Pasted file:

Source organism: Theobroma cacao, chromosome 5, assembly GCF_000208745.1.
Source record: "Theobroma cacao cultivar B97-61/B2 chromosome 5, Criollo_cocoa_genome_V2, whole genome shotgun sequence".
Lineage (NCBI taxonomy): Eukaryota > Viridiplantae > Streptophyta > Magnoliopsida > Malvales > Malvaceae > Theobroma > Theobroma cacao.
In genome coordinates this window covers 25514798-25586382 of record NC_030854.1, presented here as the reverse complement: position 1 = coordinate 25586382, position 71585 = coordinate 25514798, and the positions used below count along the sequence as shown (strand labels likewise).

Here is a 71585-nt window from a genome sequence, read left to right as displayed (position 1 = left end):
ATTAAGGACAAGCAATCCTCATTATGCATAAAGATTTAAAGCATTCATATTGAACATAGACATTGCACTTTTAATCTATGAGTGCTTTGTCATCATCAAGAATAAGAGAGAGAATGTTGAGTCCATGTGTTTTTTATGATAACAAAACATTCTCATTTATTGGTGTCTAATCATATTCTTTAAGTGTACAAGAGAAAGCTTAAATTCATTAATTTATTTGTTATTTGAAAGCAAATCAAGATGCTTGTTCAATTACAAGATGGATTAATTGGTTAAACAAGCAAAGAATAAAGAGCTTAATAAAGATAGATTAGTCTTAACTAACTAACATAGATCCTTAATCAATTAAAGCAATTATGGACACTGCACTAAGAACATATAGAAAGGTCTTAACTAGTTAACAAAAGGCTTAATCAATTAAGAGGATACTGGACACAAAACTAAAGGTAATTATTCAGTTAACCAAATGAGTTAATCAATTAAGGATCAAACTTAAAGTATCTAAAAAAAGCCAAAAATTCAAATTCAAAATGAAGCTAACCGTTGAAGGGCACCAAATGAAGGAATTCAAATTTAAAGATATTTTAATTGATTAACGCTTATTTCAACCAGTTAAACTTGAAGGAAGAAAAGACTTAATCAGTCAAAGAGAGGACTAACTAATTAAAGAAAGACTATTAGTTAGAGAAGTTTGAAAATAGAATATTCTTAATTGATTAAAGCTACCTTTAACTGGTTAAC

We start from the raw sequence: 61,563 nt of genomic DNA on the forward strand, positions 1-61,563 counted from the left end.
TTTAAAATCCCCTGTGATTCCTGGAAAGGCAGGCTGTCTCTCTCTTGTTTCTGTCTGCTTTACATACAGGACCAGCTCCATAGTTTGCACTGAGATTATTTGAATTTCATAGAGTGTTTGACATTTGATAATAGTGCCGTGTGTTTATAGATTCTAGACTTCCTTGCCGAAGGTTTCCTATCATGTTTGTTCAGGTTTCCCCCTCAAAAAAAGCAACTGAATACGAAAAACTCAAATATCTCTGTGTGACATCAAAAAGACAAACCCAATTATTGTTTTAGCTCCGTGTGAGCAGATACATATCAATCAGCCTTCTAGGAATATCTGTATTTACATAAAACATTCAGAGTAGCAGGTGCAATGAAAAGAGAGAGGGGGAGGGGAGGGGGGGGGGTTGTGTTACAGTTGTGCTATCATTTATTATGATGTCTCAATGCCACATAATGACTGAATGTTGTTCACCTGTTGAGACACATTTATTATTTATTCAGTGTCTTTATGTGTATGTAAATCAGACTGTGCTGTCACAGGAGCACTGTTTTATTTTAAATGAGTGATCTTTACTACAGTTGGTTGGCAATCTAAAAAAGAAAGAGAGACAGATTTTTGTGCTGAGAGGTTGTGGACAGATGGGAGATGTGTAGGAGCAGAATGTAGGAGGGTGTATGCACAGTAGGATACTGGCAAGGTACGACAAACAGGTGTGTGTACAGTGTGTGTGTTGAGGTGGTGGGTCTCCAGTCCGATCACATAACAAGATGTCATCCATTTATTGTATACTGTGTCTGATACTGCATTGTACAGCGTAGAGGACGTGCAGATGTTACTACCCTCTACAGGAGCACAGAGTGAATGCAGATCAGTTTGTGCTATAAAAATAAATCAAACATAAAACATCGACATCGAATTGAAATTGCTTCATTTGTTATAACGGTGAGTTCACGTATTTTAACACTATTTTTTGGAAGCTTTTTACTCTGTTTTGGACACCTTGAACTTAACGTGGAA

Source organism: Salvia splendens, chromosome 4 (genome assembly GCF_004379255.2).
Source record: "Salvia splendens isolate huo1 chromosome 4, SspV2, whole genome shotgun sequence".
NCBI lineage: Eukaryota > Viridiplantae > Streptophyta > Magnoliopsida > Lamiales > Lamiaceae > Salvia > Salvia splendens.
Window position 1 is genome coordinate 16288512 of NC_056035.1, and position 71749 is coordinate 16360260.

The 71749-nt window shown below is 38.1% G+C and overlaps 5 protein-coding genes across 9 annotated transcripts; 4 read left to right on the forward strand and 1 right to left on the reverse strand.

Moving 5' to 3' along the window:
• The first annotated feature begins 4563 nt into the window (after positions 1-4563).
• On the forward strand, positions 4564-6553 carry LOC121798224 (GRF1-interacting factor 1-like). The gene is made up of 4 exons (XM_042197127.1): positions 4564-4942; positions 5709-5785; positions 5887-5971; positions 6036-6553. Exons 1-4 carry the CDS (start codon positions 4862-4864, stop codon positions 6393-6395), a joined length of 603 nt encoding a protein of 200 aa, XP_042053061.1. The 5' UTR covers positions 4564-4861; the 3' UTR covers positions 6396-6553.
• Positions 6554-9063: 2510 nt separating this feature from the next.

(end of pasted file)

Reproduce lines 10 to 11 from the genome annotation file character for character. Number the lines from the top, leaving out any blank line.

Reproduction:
Source record: "Salvia splendens isolate huo1 chromosome 4, SspV2, whole genome shotgun sequence".
NCBI lineage: Eukaryota > Viridiplantae > Streptophyta > Magnoliopsida > Lamiales > Lamiaceae > Salvia > Salvia splendens.